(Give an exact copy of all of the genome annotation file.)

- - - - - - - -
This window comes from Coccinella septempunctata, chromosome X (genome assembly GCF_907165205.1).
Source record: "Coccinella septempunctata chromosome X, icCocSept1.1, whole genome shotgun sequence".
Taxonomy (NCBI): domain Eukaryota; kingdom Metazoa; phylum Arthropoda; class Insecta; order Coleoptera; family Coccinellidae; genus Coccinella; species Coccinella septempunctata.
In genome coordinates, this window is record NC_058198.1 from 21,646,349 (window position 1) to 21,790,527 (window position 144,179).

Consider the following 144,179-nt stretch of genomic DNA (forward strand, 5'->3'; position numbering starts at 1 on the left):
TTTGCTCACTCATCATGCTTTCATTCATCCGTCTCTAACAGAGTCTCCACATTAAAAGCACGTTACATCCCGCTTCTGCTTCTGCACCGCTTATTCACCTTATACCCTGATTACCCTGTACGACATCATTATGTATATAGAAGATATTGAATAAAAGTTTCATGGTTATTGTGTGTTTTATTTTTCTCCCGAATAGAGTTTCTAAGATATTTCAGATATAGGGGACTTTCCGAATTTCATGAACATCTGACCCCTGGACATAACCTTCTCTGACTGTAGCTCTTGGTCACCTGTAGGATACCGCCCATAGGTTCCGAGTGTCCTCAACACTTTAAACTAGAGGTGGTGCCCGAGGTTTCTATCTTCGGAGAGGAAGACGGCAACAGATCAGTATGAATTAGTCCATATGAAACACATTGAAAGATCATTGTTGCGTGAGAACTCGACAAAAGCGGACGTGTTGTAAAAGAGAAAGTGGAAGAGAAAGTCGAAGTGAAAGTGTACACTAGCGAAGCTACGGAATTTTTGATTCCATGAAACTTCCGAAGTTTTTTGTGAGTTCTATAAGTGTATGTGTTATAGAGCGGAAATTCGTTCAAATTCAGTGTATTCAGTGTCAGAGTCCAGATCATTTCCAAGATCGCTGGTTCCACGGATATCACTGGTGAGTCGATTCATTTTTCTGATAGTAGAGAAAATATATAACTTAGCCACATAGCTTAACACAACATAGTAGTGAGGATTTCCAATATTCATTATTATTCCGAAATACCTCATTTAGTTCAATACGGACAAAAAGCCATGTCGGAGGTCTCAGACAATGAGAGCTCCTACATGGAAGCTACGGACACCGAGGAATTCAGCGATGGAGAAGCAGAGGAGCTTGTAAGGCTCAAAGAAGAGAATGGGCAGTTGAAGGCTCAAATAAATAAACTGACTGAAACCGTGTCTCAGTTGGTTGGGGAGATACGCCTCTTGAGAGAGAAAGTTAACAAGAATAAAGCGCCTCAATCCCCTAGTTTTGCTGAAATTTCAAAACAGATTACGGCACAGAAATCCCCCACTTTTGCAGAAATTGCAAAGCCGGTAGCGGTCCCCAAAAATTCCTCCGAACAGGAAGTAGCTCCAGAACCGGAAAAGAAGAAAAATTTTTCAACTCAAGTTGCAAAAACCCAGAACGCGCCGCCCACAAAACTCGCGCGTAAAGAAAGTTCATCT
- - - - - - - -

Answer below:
This window comes from Coccinella septempunctata, chromosome X (genome assembly GCF_907165205.1).
Source record: "Coccinella septempunctata chromosome X, icCocSept1.1, whole genome shotgun sequence".
Taxonomy (NCBI): domain Eukaryota; kingdom Metazoa; phylum Arthropoda; class Insecta; order Coleoptera; family Coccinellidae; genus Coccinella; species Coccinella septempunctata.
In genome coordinates, this window is record NC_058198.1 from 21,646,349 (window position 1) to 21,790,527 (window position 144,179).

Consider the following 144,179-nt stretch of genomic DNA (forward strand, 5'->3'; position numbering starts at 1 on the left):
TTTGCTCACTCATCATGCTTTCATTCATCCGTCTCTAACAGAGTCTCCACATTAAAAGCACGTTACATCCCGCTTCTGCTTCTGCACCGCTTATTCACCTTATACCCTGATTACCCTGTACGACATCATTATGTATATAGAAGATATTGAATAAAAGTTTCATGGTTATTGTGTGTTTTATTTTTCTCCCGAATAGAGTTTCTAAGATATTTCAGATATAGGGGACTTTCCGAATTTCATGAACATCTGACCCCTGGACATAACCTTCTCTGACTGTAGCTCTTGGTCACCTGTAGGATACCGCCCATAGGTTCCGAGTGTCCTCAACACTTTAAACTAGAGGTGGTGCCCGAGGTTTCTATCTTCGGAGAGGAAGACGGCAACAGATCAGTATGAATTAGTCCATATGAAACACATTGAAAGATCATTGTTGCGTGAGAACTCGACAAAAGCGGACGTGTTGTAAAAGAGAAAGTGGAAGAGAAAGTCGAAGTGAAAGTGTACACTAGCGAAGCTACGGAATTTTTGATTCCATGAAACTTCCGAAGTTTTTTGTGAGTTCTATAAGTGTATGTGTTATAGAGCGGAAATTCGTTCAAATTCAGTGTATTCAGTGTCAGAGTCCAGATCATTTCCAAGATCGCTGGTTCCACGGATATCACTGGTGAGTCGATTCATTTTTCTGATAGTAGAGAAAATATATAACTTAGCCACATAGCTTAACACAACATAGTAGTGAGGATTTCCAATATTCATTATTATTCCGAAATACCTCATTTAGTTCAATACGGACAAAAAGCCATGTCGGAGGTCTCAGACAATGAGAGCTCCTACATGGAAGCTACGGACACCGAGGAATTCAGCGATGGAGAAGCAGAGGAGCTTGTAAGGCTCAAAGAAGAGAATGGGCAGTTGAAGGCTCAAATAAATAAACTGACTGAAACCGTGTCTCAGTTGGTTGGGGAGATACGCCTCTTGAGAGAGAAAGTTAACAAGAATAAAGCGCCTCAATCCCCTAGTTTTGCTGAAATTTCAAAACAGATTACGGCACAGAAATCCCCCACTTTTGCAGAAATTGCAAAGCCGGTAGCGGTCCCCAAAAATTCCTCCGAACAGGAAGTAGCTCCAGAACCGGAAAAGAAGAAAAATTTTTCAACTCAAGTTGCAAAAACCCAGAACGCGCCGCCCACAAAACTCGCGCGTAAAGAAAGTTCATCT